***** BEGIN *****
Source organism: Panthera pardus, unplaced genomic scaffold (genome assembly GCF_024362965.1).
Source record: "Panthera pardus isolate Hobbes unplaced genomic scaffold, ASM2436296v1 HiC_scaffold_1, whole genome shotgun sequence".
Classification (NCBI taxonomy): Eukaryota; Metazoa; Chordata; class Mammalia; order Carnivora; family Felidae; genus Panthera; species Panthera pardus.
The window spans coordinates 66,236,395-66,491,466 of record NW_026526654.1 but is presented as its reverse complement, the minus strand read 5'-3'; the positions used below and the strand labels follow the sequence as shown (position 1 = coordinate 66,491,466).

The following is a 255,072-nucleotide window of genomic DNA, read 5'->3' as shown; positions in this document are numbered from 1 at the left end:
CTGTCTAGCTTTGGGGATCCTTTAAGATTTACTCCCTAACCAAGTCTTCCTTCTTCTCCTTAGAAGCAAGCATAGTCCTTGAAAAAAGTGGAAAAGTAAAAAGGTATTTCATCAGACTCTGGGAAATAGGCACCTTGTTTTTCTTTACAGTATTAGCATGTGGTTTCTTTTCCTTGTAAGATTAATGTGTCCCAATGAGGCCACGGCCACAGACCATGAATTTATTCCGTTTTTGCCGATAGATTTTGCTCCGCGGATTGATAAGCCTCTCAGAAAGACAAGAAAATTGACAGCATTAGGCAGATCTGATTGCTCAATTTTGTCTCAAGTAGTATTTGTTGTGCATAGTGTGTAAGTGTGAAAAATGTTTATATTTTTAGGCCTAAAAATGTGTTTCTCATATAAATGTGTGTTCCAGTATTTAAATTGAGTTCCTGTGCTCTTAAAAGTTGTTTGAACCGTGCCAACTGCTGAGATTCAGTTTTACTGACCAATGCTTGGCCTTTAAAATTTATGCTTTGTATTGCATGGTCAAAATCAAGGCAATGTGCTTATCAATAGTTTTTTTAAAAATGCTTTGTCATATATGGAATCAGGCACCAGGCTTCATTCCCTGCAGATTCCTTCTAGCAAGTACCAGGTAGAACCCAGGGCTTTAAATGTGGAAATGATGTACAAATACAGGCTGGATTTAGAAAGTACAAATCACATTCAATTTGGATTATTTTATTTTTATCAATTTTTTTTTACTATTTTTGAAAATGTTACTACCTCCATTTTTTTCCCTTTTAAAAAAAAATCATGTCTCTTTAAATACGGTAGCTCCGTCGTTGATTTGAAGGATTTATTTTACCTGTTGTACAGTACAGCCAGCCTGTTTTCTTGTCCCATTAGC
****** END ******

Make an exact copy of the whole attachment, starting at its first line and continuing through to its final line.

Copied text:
Source organism: Panthera pardus, unplaced genomic scaffold (genome assembly GCF_024362965.1).
Source record: "Panthera pardus isolate Hobbes unplaced genomic scaffold, ASM2436296v1 HiC_scaffold_1, whole genome shotgun sequence".
Classification (NCBI taxonomy): Eukaryota; Metazoa; Chordata; class Mammalia; order Carnivora; family Felidae; genus Panthera; species Panthera pardus.
The window spans coordinates 66,236,395-66,491,466 of record NW_026526654.1 but is presented as its reverse complement, the minus strand read 5'-3'; the positions used below and the strand labels follow the sequence as shown (position 1 = coordinate 66,491,466).

The following is a 255,072-nucleotide window of genomic DNA, read 5'->3' as shown; positions in this document are numbered from 1 at the left end:
CTGTCTAGCTTTGGGGATCCTTTAAGATTTACTCCCTAACCAAGTCTTCCTTCTTCTCCTTAGAAGCAAGCATAGTCCTTGAAAAAAGTGGAAAAGTAAAAAGGTATTTCATCAGACTCTGGGAAATAGGCACCTTGTTTTTCTTTACAGTATTAGCATGTGGTTTCTTTTCCTTGTAAGATTAATGTGTCCCAATGAGGCCACGGCCACAGACCATGAATTTATTCCGTTTTTGCCGATAGATTTTGCTCCGCGGATTGATAAGCCTCTCAGAAAGACAAGAAAATTGACAGCATTAGGCAGATCTGATTGCTCAATTTTGTCTCAAGTAGTATTTGTTGTGCATAGTGTGTAAGTGTGAAAAATGTTTATATTTTTAGGCCTAAAAATGTGTTTCTCATATAAATGTGTGTTCCAGTATTTAAATTGAGTTCCTGTGCTCTTAAAAGTTGTTTGAACCGTGCCAACTGCTGAGATTCAGTTTTACTGACCAATGCTTGGCCTTTAAAATTTATGCTTTGTATTGCATGGTCAAAATCAAGGCAATGTGCTTATCAATAGTTTTTTTAAAAATGCTTTGTCATATATGGAATCAGGCACCAGGCTTCATTCCCTGCAGATTCCTTCTAGCAAGTACCAGGTAGAACCCAGGGCTTTAAATGTGGAAATGATGTACAAATACAGGCTGGATTTAGAAAGTACAAATCACATTCAATTTGGATTATTTTATTTTTATCAATTTTTTTTTACTATTTTTGAAAATGTTACTACCTCCATTTTTTTCCCTTTTAAAAAAAAATCATGTCTCTTTAAATACGGTAGCTCCGTCGTTGATTTGAAGGATTTATTTTACCTGTTGTACAGTACAGCCAGCCTGTTTTCTTGTCCCATTAGC